It bombed at the box office, which didn’t surprise me. I saw it a couple of weeks ago at the tail-end of its theatre run, and have thought for a while about what I want to say about it. It is not your usual Hollywood fare, far too serious at a time when America is desperately looking to escape itself.
It took director Martin Scorsese years to put together all the pieces to get this film made. What he produced was a multi-faceted examination of faith, love and the message of Christianity. If he’d stuck with faith and love, the film would have perhaps been more commercially successful.
Silence is the story of Christian missionaries in 17th century Japan, a tale of men wrestling with belief and culture and their own inadequacies. It is not an easy movie to watch, as the Japanese leaders were determined to wipe out Christianity in their country, for reasons never fully articulated.
Or maybe they were. Christians upset the social order, not deliberately but just by their existence. The Roman Empire of the first century A.D. felt threatened by this new faith, so too I am sure did the Japanese more than a millennium later.
Thirty years ago I saw another film, The Mission, about Jesuits in South America. It may have been a beautiful movie, but I disliked it immensely. I didn’t like the portrayal of Christianity. Silence explores similar themes, and the characters wrestle with some of the same issues as those in The Mission, but somehow I find myself more comfortable with the struggle. Maybe it is age on my part, a better understanding of where we humans find ourselves.
Well written, superbly acted, profoundly disturbing, Silence is a timeless film in a way. The movie leaves you with so much to ponder. “How does one really express and live real Christian life?”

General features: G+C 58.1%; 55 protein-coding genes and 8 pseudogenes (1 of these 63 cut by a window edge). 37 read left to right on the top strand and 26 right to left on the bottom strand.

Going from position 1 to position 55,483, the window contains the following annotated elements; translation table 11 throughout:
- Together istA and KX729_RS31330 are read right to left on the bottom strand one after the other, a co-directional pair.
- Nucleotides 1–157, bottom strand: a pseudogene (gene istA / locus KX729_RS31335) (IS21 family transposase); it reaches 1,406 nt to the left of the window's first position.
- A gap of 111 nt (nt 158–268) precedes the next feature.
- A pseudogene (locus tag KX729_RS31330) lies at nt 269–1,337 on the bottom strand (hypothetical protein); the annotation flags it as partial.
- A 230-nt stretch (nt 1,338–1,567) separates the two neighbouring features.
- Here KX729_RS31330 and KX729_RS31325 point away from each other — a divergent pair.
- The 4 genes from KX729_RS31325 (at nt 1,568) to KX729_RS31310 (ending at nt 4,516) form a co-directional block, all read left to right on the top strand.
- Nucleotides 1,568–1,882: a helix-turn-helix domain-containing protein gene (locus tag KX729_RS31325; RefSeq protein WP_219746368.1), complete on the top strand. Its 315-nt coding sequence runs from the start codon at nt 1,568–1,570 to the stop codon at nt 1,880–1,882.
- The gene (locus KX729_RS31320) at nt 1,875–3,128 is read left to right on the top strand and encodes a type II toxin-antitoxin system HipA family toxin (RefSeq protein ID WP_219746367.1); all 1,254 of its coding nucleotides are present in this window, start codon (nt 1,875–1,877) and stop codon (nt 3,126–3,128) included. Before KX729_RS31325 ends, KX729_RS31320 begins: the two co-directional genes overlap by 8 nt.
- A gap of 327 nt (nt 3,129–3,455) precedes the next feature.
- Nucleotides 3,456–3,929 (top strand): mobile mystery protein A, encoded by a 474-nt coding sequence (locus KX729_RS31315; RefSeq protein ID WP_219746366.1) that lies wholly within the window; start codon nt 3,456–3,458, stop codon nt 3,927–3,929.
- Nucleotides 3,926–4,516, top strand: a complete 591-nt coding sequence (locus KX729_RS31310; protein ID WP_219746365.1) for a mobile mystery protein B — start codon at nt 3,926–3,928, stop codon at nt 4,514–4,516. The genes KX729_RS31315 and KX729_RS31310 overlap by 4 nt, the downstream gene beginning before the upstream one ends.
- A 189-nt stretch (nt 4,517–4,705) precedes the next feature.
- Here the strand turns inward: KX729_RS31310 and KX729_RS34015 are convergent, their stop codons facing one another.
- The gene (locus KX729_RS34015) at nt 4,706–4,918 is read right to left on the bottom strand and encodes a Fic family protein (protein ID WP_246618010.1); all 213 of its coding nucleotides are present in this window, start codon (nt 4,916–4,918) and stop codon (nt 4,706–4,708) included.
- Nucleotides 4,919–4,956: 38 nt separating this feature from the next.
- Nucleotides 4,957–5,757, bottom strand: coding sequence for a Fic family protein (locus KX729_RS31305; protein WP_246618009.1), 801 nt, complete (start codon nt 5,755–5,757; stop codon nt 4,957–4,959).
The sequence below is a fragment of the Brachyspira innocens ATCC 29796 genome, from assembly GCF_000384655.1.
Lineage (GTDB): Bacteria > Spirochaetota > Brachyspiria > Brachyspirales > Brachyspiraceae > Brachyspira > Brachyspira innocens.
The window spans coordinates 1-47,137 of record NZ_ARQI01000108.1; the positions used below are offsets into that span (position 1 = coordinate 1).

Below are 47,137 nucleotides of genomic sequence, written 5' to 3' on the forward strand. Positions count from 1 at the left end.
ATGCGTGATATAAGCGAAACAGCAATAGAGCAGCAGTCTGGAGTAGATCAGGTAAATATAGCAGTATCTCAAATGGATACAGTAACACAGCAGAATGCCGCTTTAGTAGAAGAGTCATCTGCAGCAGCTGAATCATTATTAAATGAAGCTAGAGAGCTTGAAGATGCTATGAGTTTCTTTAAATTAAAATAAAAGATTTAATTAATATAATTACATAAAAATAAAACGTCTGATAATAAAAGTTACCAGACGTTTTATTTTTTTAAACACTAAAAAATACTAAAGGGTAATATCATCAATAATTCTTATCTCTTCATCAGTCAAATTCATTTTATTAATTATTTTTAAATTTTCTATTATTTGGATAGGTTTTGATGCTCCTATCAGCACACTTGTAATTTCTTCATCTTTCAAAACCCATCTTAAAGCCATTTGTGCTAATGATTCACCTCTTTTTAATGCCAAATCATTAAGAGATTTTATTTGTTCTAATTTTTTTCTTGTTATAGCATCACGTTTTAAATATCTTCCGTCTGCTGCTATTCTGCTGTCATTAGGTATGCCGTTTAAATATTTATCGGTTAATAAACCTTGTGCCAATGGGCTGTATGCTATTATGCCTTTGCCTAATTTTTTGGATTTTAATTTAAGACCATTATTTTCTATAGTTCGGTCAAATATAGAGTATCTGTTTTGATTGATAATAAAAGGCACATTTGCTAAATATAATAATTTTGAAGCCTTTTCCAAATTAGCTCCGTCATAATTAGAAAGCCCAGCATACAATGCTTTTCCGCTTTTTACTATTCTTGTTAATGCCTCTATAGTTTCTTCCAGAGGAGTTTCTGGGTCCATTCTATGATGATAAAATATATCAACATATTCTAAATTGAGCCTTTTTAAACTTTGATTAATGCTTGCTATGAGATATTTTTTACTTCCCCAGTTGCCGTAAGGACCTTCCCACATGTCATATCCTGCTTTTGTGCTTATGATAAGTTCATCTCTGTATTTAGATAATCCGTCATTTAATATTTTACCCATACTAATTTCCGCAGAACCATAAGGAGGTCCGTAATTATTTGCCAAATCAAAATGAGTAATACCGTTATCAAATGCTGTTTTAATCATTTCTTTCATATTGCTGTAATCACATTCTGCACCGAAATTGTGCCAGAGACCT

Deeply rooted in 17th century Japan, yet eerily current. When the Japanese Christians were being tortured for their faith and dying because they refused to renounce Christ, my mind shifted at the scene. It was as if we were no longer watching an execution on a beach near Nagasaki, Japan, but were instead transported to a beach on the shores of the Mediterranean, to a row of kneeling men wearing orange jumpsuits, seeing behind them the executioners with their swords. The men on that beach too would have lived if they had renounced their faith, if they had chosen to become Muslims. They refused to deny the Truth, and ISIS executed them.
That is one of the reasons films like this are so disturbing. They are a reminder, framed in popular cultural terms, that Christianity is more than a religion. It is life, and people are willing to die for it. The powers that be keep trying, from Nero on through the centuries, but the movement keeps growing. Truth has a way of winning out, even in our post-truth world.
Listening to Scorsese talk about the film and his work (see the clip below) makes me want to go and check out some of his other films that I had previously passed on.
This is definitely a film to be seen, to be contemplated. If you haven’t seen it yet, I think you should.